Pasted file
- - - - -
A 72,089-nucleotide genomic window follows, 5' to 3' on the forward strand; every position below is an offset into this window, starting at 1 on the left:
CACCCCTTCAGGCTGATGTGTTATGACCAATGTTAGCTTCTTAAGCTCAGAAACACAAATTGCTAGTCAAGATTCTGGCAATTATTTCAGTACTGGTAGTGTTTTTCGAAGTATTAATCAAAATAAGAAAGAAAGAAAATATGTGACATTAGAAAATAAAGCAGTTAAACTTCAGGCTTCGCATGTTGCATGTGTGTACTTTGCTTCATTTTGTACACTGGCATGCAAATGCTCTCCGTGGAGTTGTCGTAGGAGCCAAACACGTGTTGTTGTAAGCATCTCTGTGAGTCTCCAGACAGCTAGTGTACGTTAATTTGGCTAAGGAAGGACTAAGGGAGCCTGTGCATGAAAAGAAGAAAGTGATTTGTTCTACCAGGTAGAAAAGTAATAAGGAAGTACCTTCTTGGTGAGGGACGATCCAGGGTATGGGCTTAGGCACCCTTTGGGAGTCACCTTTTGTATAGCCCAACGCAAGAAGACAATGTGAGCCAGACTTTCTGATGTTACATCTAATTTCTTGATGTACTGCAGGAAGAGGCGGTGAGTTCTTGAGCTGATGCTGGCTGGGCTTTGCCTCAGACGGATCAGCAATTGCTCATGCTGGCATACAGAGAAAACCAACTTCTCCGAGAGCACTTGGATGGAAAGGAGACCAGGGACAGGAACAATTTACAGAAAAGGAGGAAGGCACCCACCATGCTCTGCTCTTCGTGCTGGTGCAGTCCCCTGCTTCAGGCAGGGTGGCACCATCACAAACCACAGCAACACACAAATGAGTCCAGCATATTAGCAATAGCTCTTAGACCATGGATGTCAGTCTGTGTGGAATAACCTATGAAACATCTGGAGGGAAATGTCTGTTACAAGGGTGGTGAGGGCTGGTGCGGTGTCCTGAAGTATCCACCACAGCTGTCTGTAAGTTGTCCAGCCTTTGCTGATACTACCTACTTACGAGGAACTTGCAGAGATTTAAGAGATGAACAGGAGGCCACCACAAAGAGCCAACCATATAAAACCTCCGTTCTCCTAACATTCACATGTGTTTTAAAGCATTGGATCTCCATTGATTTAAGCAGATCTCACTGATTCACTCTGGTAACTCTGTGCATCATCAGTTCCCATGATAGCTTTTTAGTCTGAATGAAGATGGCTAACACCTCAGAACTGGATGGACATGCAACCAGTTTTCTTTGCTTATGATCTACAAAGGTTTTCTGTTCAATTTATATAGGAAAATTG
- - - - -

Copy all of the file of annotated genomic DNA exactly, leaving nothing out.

A 72,089-nucleotide genomic window follows, 5' to 3' on the forward strand; every position below is an offset into this window, starting at 1 on the left:
CACCCCTTCAGGCTGATGTGTTATGACCAATGTTAGCTTCTTAAGCTCAGAAACACAAATTGCTAGTCAAGATTCTGGCAATTATTTCAGTACTGGTAGTGTTTTTCGAAGTATTAATCAAAATAAGAAAGAAAGAAAATATGTGACATTAGAAAATAAAGCAGTTAAACTTCAGGCTTCGCATGTTGCATGTGTGTACTTTGCTTCATTTTGTACACTGGCATGCAAATGCTCTCCGTGGAGTTGTCGTAGGAGCCAAACACGTGTTGTTGTAAGCATCTCTGTGAGTCTCCAGACAGCTAGTGTACGTTAATTTGGCTAAGGAAGGACTAAGGGAGCCTGTGCATGAAAAGAAGAAAGTGATTTGTTCTACCAGGTAGAAAAGTAATAAGGAAGTACCTTCTTGGTGAGGGACGATCCAGGGTATGGGCTTAGGCACCCTTTGGGAGTCACCTTTTGTATAGCCCAACGCAAGAAGACAATGTGAGCCAGACTTTCTGATGTTACATCTAATTTCTTGATGTACTGCAGGAAGAGGCGGTGAGTTCTTGAGCTGATGCTGGCTGGGCTTTGCCTCAGACGGATCAGCAATTGCTCATGCTGGCATACAGAGAAAACCAACTTCTCCGAGAGCACTTGGATGGAAAGGAGACCAGGGACAGGAACAATTTACAGAAAAGGAGGAAGGCACCCACCATGCTCTGCTCTTCGTGCTGGTGCAGTCCCCTGCTTCAGGCAGGGTGGCACCATCACAAACCACAGCAACACACAAATGAGTCCAGCATATTAGCAATAGCTCTTAGACCATGGATGTCAGTCTGTGTGGAATAACCTATGAAACATCTGGAGGGAAATGTCTGTTACAAGGGTGGTGAGGGCTGGTGCGGTGTCCTGAAGTATCCACCACAGCTGTCTGTAAGTTGTCCAGCCTTTGCTGATACTACCTACTTACGAGGAACTTGCAGAGATTTAAGAGATGAACAGGAGGCCACCACAAAGAGCCAACCATATAAAACCTCCGTTCTCCTAACATTCACATGTGTTTTAAAGCATTGGATCTCCATTGATTTAAGCAGATCTCACTGATTCACTCTGGTAACTCTGTGCATCATCAGTTCCCATGATAGCTTTTTAGTCTGAATGAAGATGGCTAACACCTCAGAACTGGATGGACATGCAACCAGTTTTCTTTGCTTATGATCTACAAAGGTTTTCTGTTCAATTTATATAGGAAAATTG